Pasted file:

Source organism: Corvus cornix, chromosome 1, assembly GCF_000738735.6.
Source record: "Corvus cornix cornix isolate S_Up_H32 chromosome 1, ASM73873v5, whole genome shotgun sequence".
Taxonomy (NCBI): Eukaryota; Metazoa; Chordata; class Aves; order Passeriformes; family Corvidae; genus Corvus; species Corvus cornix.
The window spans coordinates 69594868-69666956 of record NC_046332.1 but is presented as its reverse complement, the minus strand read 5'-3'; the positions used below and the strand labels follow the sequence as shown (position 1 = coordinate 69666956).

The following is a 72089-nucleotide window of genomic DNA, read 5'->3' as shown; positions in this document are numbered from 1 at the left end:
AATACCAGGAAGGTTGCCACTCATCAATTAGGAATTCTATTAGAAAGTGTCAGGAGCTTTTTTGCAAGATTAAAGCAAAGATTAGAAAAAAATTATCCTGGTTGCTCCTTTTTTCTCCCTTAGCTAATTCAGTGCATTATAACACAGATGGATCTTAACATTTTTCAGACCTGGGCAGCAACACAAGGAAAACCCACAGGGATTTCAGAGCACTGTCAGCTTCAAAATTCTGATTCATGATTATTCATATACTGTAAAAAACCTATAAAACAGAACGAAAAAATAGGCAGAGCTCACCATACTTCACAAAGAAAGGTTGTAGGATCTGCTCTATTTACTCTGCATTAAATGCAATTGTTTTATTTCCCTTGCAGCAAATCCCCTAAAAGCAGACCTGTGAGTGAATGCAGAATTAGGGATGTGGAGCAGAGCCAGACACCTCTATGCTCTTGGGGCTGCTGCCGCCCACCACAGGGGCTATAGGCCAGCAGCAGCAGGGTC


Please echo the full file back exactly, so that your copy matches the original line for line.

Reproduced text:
Source organism: Corvus cornix, chromosome 1, assembly GCF_000738735.6.
Source record: "Corvus cornix cornix isolate S_Up_H32 chromosome 1, ASM73873v5, whole genome shotgun sequence".
Taxonomy (NCBI): Eukaryota; Metazoa; Chordata; class Aves; order Passeriformes; family Corvidae; genus Corvus; species Corvus cornix.
The window spans coordinates 69594868-69666956 of record NC_046332.1 but is presented as its reverse complement, the minus strand read 5'-3'; the positions used below and the strand labels follow the sequence as shown (position 1 = coordinate 69666956).

The following is a 72089-nucleotide window of genomic DNA, read 5'->3' as shown; positions in this document are numbered from 1 at the left end:
AATACCAGGAAGGTTGCCACTCATCAATTAGGAATTCTATTAGAAAGTGTCAGGAGCTTTTTTGCAAGATTAAAGCAAAGATTAGAAAAAAATTATCCTGGTTGCTCCTTTTTTCTCCCTTAGCTAATTCAGTGCATTATAACACAGATGGATCTTAACATTTTTCAGACCTGGGCAGCAACACAAGGAAAACCCACAGGGATTTCAGAGCACTGTCAGCTTCAAAATTCTGATTCATGATTATTCATATACTGTAAAAAACCTATAAAACAGAACGAAAAAATAGGCAGAGCTCACCATACTTCACAAAGAAAGGTTGTAGGATCTGCTCTATTTACTCTGCATTAAATGCAATTGTTTTATTTCCCTTGCAGCAAATCCCCTAAAAGCAGACCTGTGAGTGAATGCAGAATTAGGGATGTGGAGCAGAGCCAGACACCTCTATGCTCTTGGGGCTGCTGCCGCCCACCACAGGGGCTATAGGCCAGCAGCAGCAGGGTC